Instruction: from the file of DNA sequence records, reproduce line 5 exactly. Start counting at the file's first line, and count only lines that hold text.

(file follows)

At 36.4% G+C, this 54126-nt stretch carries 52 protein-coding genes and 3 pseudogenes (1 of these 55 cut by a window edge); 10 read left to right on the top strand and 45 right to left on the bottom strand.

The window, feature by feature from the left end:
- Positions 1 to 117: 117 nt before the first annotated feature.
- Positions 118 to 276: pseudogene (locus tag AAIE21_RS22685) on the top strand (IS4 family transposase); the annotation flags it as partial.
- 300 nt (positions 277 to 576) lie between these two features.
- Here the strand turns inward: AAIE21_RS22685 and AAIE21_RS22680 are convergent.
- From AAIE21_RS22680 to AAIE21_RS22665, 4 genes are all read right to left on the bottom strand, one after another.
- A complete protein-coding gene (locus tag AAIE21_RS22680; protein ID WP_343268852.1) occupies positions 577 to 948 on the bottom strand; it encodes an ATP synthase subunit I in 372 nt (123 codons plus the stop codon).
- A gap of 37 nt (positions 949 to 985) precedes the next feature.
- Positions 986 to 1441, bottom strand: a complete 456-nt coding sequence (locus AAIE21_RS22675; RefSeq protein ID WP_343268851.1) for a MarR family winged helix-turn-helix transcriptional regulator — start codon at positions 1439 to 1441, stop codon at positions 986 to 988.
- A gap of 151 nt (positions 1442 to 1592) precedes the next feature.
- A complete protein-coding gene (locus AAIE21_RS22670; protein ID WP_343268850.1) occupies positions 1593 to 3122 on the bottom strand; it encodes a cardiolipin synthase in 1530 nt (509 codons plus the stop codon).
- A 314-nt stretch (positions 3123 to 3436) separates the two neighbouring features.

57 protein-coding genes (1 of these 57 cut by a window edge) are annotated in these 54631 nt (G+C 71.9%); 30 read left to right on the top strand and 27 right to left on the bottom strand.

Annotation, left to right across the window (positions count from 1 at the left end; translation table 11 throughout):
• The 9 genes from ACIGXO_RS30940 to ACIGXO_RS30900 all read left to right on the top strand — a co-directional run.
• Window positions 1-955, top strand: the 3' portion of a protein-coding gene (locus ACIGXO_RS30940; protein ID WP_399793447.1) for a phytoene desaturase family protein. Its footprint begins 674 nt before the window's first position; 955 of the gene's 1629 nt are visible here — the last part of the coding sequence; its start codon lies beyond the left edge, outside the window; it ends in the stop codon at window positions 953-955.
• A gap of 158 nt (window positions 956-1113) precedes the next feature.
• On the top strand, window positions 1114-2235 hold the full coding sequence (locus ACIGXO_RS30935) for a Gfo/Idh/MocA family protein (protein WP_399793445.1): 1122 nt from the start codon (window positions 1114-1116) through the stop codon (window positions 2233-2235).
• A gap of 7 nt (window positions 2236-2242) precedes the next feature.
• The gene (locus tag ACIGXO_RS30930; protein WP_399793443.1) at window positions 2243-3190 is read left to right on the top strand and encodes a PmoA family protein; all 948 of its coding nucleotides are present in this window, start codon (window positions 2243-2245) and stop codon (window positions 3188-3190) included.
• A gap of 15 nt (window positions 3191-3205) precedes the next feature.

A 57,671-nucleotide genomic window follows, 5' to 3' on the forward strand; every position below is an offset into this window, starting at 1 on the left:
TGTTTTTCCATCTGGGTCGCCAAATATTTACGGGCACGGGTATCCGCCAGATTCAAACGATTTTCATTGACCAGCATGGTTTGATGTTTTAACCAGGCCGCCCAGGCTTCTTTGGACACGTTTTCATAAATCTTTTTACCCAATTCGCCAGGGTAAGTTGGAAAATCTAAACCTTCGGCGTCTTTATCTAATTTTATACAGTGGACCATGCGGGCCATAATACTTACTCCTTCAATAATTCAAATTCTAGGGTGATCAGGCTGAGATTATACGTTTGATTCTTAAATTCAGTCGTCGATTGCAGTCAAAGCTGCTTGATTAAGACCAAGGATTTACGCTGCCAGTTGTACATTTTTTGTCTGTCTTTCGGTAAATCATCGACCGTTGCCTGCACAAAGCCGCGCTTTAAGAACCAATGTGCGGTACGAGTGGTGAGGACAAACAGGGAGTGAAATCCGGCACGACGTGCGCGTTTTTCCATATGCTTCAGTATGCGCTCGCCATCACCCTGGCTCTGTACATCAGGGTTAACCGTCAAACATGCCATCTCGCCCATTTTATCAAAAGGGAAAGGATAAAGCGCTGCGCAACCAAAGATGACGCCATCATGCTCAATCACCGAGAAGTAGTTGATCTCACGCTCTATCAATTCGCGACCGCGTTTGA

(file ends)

- 300 nt (positions 277 to 576) lie between these two features.